Brandenburg gate now looks over Pariser Platz (Plaza of Paris), in what some may think is an indirect message to Parisians. If that wasn’t enough, the goddess sitting on top of the Quadriga now looks in the direction of the French embassy.

Bundestag (German Parliament)

Located within walking distance from the Brandenburg Gate, the Bundestag is yet another landmark with a lot of history in Berlin. Severely damaged by a fire in 1933, this would give a pretext for the Nazis to suspend many rights. Years later, the building would be found sitting only a few meters from East Berlin.

Today, the roof terrace and the dome can be visited by the general public. These offer some spectacular 360° views, including views of the government district as well as of the Broßer Tiergarten.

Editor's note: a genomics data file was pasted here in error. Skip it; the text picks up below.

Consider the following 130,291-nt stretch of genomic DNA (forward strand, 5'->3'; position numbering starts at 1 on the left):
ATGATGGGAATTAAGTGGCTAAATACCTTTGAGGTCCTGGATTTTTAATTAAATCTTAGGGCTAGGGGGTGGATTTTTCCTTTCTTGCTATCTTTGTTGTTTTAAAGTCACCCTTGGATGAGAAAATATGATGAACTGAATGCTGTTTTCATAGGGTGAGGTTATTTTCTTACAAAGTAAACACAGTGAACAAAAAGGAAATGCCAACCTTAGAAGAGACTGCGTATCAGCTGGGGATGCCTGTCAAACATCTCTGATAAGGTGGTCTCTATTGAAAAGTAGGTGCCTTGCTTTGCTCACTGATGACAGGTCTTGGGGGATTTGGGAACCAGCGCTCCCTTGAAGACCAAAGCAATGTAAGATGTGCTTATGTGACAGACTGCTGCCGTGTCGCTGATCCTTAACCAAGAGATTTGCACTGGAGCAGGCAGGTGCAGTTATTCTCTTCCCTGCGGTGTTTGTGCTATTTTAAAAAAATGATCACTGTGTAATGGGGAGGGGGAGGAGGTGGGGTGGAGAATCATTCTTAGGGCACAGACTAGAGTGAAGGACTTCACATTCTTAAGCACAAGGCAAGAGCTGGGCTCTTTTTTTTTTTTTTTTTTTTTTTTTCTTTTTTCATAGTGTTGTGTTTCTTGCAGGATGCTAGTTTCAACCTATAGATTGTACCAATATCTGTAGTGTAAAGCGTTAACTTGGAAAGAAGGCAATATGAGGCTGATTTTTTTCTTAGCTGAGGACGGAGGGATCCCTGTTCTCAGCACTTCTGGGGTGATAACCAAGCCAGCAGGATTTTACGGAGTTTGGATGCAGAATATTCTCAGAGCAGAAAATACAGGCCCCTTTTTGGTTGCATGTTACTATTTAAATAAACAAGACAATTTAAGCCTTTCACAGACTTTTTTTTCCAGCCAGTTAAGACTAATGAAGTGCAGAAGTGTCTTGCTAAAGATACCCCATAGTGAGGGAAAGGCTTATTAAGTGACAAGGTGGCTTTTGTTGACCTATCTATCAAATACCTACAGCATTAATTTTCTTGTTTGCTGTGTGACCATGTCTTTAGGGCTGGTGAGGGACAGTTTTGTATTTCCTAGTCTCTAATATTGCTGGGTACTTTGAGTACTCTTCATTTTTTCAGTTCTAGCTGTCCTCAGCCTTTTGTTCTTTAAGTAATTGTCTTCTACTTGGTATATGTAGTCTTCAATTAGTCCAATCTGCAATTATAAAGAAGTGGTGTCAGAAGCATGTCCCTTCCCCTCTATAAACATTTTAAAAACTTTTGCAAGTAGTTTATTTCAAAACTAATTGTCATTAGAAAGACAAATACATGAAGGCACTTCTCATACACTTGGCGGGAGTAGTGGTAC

Visitors must register ahead of time to visit the Bundestag (click here for the registration site). Make sure you do this a few days ahead of time as places are limited.

Day Trip To Potsdam

Unfortunately due to having a cold I was unable to fully explore the city of Potsdam, but what I saw left me hungry for more.

I visited Potsdam on my last day in Germany, and like everyone my first visit was to Sanssouci Park. The park is so vast it can take about 3 hours to walk around it and do it fully justice. Within the park there are some of the most beautiful palaces you will see in Berlin, if not Germany. The park also has a botanical garden as well as a “Chinese House”.

Note that entrance to the park is free, however there are fees to enter the different palaces and houses.

Other than Sanssouci park, Potsdam also has a Dutch Quarter as well as a some beautiful gardens, which I did not get to see because of my debilitating cold 🙁

Sites Charging Entry Fee: